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Sunday, Jul 03, 2022

'Whisper it quietly' … But Russia’s financial situation looks better than the West’s

Despite the barrage of sanctions that the Russian economy got hit with at the start of the Russian military operation in Ukraine, the West's economy seems to be taking the brunt of these sanctions instead of its intended target.
On Friday, Russia’s Central Bank cut interest rates by 3% (from 20 to 17%). And, though overall economic activity in Russia has declined, industrial production was up 4.5% in March. The Russian Prime Minister said that he expected that supply line problems caused by sanctions would be solved within the next 6–12 months. Inflation is at 14.7%, but the Central Bank suggested the worst of this inflationary impulse was over; bank deposits were growing and financial stability was returning.

Even London’s Financial Times notes signs that Russia’s “financial sector is finding its feet after the initial barrage from the sanctions”. And Russia’s oil and gas sales - at more than $1b a day in March - mean that it continues to accumulate foreign earnings that will help compensate for the reserves seized by the West. As things stand (i.e. barring a complete EU energy import ban), Russia should be able to replace those seized reserves - in short order.

The domestic banking sector also seems to have stabilised. The need for central bank liquidity has faded sharply and the commercial banking sector as a whole could soon end up having surplus deposits with the CBR, the Financial Times notes, quoting the Institute of International Finance analysis.

So, contrary to the G7’s expectation that western sanctions would collapse the Russian economy, the FT is saying: “Whisper it quietly ... Russia’s financial system seems to be recovering from the initial sanction shock”.

Ironically, Russia’s prospects in some respects look better than those of the West. Like Russia, Europe either already has – or soon will have - double-digit inflation. The big difference being that Russian inflation is falling, whereas Europe’s is spiking to the point (notably with food and energy prices), that these price hikes likely will spur popular outrage and protest.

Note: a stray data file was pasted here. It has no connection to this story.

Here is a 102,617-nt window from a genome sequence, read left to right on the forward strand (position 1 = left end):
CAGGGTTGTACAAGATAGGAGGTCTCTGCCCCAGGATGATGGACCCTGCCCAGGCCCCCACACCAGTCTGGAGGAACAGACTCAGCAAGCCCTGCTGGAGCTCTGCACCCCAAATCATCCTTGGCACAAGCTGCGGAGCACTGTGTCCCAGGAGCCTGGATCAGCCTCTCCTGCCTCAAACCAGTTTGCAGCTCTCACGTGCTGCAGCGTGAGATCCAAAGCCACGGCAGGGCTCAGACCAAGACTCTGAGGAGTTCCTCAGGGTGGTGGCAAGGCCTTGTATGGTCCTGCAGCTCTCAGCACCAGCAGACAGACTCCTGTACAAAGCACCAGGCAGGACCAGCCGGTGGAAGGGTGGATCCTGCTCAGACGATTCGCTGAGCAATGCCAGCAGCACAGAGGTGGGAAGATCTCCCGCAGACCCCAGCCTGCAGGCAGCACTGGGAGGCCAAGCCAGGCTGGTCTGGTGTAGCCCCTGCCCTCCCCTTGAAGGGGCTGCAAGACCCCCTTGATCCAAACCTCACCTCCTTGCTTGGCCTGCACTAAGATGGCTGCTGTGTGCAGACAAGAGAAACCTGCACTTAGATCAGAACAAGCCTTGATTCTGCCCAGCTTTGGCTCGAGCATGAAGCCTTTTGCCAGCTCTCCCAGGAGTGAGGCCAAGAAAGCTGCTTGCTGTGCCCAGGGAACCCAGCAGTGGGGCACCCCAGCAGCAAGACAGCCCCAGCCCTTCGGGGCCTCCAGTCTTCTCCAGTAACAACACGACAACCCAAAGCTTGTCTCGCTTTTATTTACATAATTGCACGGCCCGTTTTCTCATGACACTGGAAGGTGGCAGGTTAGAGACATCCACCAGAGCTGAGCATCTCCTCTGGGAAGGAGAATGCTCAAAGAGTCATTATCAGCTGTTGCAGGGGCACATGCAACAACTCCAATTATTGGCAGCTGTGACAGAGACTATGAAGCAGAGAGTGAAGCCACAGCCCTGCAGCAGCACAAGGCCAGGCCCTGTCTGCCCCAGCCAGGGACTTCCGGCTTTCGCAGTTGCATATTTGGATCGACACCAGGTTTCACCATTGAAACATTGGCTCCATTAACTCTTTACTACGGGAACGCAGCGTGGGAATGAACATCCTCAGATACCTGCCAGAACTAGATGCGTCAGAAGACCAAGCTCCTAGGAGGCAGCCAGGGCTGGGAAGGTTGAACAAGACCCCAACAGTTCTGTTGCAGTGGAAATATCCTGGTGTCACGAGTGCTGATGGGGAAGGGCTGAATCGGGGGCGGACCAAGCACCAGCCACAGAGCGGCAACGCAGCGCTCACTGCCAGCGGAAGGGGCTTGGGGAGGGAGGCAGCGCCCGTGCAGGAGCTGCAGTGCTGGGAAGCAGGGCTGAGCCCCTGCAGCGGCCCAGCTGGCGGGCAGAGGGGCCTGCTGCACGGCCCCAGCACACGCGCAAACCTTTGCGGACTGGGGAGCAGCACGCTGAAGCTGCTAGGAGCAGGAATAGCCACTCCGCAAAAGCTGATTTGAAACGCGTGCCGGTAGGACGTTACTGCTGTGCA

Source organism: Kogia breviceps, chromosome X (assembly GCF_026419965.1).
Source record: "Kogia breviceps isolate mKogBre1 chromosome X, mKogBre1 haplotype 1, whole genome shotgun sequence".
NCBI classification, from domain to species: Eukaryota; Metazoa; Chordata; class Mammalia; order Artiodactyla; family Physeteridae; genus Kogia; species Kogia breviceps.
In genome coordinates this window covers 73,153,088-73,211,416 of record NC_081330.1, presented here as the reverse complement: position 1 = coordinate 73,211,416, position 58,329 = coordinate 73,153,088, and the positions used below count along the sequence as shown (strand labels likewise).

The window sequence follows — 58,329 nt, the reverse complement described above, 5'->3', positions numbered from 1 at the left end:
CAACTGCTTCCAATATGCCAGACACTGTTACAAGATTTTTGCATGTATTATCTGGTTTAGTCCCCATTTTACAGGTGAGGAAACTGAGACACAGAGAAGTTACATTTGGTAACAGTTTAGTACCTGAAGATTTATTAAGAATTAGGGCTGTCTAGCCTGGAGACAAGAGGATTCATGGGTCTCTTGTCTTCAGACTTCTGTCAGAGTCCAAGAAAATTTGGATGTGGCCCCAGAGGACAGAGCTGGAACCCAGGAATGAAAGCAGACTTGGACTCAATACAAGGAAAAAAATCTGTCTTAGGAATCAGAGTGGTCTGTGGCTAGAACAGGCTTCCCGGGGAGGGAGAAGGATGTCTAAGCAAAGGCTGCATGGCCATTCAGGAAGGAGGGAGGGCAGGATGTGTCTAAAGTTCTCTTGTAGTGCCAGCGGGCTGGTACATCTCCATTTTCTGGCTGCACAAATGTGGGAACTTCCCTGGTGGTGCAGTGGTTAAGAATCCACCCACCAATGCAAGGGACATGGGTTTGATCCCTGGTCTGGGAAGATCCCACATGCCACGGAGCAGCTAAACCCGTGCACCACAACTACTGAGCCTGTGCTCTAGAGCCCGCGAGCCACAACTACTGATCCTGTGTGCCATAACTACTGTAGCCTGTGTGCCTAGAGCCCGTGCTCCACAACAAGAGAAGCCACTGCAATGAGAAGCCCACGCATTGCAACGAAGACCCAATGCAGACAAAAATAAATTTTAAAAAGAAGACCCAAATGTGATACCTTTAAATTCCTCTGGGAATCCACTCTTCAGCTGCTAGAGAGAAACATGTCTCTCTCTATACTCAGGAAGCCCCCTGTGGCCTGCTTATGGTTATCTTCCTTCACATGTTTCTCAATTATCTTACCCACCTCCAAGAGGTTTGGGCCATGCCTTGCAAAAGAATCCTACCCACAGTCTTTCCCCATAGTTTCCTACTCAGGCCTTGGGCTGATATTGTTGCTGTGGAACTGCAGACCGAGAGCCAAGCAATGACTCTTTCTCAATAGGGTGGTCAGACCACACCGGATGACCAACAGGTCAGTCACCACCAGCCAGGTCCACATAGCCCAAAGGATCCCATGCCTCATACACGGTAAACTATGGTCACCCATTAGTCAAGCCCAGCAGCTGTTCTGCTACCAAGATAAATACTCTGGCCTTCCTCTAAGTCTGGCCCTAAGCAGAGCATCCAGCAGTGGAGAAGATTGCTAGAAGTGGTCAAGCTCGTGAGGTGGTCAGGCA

Well … having got that wrong (the political crisis was pencilled-in for Russia, not for protests in Europe), EU states seem intent on doubling down: ‘If Russia hasn’t collapsed as expected, then Europe must go ‘the full Monty’: Just strip them of everything: No Russian ships entering EU ports; no trucks crossing EU frontiers; no coal; no gas – and no oil. ‘Not a euro reaching Russia’ is the cry.

On the face of it, this would be ‘nuts’. Take the experts’ words for it: there is no way for Europe to replace Russian energy from other sources in the next year -- not from America; not Qatar; nor Norway. But the European leadership, consumed by a frenzy of outrage at a flood of 'atrocity' images from Ukraine, and a sense that the ‘liberal world’ at any cost must prevent a loss in the Ukraine conflict, seems ready to go ‘whole hog’.

The higher energy costs implicit in stripping out Russian energy simply will eviscerate what remains of EU competitiveness – but what the heck! Zelensky! Ukraine!

Charles Moore, (a longstanding editor of mainstream British newspapers and The Spectator) says: “[I]f Russia wins, this means not only the destruction and enslavement of Ukraine, but also the overthrow of the world order by something infinitely crueller – an unholy alliance… From this, it follows that Ukraine must win, not just to secure its national rights, but for all our sakes. I know Ukraine is not in NATO, but Russia’s attack on that one country definitely amounts to an attack on all”.

"Whisper it quietly": The EU holds to a haughty conviction that it is the monopsony that can never be ignored. It is the market: the 400 million EU market. And monopsony (the opposite to a monopoly) is a market structure in which a single buyer (i.e. the EU) can control the world simply through exclusion from its market. Brussels bureaucrats believe it. This is how, they believe, they’ll bring down Russia, and save ‘our democracy’.

But, as Alexey Gromov, Chief Energy Director of the Institute of Energy and Finance in Moscow, explains: “Russia [has] changed the logistical supply chains to Asia already”. And that applies for gas and oil as well: “You can impose sanctions if there’s a surplus in the market. Now there’s a shortage of at least 1.5 million barrels of oil a day. We’ll be sending our supplies to Asia – with a discount”.

So why is Brussels so convinced that it can strip out Russian energy, and survive without riots in European streets at hyper-inflationary food and heating prices? Their thinking is a panglossian judgement that the EU can just about survive an energy squeeze through summer, and then by the autumn, a new ‘regime’ will be taking office in Russia in the wake of Putin’s ‘Ukraine débacle’ (of which they are convinced), which will be only too delighted to sell energy to Europe at discounted prices, for long enough to allow the EU to wean itself off Russian energy – for good. End of story (so they seem to believe).

But, say it quietly: The more the West execrates Russia in Ukraine and the more it parades its loathing of President Putin, the more determined are Russians to persevere in Ukraine, and fully to support Putin. The more the EU sanctions Russia, the more sentiment in Russia will favour depriving Europe of those myriad of key commodities (mostly unfamiliar to us as supplied from Russia) on which Europeans depend – but never knew it.
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